Rhode Island Gov. Gina Raimondo (D.) announced today that her state will opt into the First Responder Network Authority (FirstNet), allowing FirstNet’s network partner, AT&T, Inc., to build its radio access networks (RANs) rather than seeking to contract with another vendor to build its own RAN. Rhode Island joins 38 other states and two territories that previously reached the same decision. Rhode Island is also the 12th state to opt into First Net after seeking proposals from both FirstNet/AT&T and other vendors, according to FirstNet.
Thus far, only New Hampshire has said it plans to opt out of FirstNet. State governors have until Dec. 28 to make opt-out decisions. The Pacific territories of American Samoa, Guam, and the Northern Mariana Islands face a March 12, 2018, deadline for making opt-out notifications.
“The safety of Rhode Island first responders is of the utmost importance — and state-of-the-art interoperable communications is a major component of that,” said Peter Gaynor, director of the Rhode Island Emergency Management Agency (RIEMA). “After carefully examining the findings, we concluded and made the recommendation to the Governor, that the plan put forth by FirstNet and its partner AT&T offered the lowest risk, highest value option for Rhode Island first responders.”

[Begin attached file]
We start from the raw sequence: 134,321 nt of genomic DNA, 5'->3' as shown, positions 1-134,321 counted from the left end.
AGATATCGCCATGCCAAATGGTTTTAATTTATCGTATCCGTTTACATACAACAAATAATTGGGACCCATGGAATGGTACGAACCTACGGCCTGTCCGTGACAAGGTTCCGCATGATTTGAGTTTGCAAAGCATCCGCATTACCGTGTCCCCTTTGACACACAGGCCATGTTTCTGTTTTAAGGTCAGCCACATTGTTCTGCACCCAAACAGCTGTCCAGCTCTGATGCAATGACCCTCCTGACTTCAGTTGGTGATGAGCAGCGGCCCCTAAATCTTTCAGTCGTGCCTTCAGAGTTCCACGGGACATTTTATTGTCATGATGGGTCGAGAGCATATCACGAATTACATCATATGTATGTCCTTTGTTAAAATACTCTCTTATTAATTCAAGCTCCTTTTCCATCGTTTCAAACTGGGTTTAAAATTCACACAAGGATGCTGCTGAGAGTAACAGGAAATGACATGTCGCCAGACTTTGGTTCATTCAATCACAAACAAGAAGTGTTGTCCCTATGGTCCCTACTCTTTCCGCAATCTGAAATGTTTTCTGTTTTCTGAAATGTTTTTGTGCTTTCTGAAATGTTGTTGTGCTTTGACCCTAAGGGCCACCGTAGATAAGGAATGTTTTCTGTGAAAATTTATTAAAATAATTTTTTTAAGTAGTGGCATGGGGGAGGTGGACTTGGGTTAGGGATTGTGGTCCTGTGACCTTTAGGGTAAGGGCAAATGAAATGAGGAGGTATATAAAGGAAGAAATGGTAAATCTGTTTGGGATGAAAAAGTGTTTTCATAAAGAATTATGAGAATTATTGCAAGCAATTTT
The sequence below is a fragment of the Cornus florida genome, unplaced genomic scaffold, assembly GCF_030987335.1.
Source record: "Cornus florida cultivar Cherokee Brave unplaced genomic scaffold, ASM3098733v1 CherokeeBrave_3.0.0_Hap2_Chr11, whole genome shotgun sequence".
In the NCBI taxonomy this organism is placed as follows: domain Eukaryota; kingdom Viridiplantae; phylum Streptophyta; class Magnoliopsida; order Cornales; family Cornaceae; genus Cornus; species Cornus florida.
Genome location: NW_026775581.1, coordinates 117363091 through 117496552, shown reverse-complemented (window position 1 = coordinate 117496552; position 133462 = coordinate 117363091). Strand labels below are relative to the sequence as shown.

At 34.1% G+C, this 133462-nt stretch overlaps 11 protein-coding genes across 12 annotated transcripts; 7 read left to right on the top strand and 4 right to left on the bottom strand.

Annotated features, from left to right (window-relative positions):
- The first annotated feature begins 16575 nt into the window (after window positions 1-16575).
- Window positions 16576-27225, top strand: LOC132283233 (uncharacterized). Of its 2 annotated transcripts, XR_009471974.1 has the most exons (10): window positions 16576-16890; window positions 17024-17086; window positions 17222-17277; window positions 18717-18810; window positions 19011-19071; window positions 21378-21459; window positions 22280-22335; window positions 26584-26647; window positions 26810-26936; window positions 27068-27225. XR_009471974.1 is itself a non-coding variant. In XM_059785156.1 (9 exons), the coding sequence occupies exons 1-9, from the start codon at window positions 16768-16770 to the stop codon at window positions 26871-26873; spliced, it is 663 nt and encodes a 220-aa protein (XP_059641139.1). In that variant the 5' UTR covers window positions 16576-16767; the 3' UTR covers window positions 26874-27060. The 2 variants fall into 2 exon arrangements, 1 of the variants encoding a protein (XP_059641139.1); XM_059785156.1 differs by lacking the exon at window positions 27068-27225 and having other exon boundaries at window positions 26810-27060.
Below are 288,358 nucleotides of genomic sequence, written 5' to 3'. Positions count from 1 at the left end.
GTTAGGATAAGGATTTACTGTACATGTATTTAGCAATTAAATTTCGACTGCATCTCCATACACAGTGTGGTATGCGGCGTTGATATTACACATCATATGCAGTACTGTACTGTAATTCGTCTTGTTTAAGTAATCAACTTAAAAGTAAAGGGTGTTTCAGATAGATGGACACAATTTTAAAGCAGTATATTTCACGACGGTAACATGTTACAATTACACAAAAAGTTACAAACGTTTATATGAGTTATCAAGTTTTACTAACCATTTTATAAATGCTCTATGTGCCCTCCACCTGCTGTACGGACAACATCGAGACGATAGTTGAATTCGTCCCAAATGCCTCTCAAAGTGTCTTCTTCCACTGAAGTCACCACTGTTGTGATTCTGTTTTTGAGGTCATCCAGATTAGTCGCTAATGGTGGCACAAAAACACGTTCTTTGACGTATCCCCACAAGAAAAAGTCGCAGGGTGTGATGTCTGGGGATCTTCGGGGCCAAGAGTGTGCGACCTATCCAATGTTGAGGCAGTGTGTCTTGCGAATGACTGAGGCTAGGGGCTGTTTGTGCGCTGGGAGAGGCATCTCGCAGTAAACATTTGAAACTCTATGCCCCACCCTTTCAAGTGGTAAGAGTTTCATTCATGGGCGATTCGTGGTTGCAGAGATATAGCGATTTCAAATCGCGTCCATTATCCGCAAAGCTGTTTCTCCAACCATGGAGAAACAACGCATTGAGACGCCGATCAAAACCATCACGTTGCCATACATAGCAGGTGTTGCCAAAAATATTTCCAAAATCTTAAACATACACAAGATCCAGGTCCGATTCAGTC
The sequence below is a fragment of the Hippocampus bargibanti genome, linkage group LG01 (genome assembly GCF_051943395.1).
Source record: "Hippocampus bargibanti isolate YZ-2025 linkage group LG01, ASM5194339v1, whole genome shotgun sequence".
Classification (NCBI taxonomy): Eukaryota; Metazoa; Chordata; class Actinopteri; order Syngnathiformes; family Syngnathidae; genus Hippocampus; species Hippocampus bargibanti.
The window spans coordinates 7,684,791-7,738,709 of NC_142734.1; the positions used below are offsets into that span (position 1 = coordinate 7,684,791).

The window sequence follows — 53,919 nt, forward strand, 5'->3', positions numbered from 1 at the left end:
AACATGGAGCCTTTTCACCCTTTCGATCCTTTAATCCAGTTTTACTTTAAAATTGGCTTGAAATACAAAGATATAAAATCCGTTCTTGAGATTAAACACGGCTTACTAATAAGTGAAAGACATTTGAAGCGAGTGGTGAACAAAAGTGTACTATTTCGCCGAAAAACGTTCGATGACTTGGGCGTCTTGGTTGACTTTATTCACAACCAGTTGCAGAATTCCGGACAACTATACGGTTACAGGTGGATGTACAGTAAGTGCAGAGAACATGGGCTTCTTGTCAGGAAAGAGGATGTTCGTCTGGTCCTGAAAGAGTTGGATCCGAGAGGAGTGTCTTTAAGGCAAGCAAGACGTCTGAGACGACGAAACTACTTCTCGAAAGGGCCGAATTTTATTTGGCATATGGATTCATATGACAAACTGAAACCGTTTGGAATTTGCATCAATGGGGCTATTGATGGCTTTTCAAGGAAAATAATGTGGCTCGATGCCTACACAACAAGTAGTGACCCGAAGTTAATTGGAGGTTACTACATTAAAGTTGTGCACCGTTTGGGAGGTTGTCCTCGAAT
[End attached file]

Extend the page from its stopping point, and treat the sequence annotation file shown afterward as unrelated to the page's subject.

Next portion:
“Governor Raimondo’s decision today delivers FirstNet’s cutting edge, prioritized broadband communications to first responders who serve across local, state and federal levels in the Ocean State,” said FirstNet Chief Executive Officer Mike Poth. “FirstNet will help make Rhode Island’s communities and first responders safer with advanced communication technologies, devices and applications.”
“Bringing first responders the best possible public safety network is the shared mission of Governor Raimondo and her staff, along with AT&T and FirstNet,” said Patricia Jacobs, president of AT&T New England. “We’re pleased that Rhode Island has elected to join the growing list of states and territories opting into FirstNet. It’s a decision that will have a huge positive impact on public safety and on Rhode Island’s residents for years to come.” —Lynn Stanton, email@example.com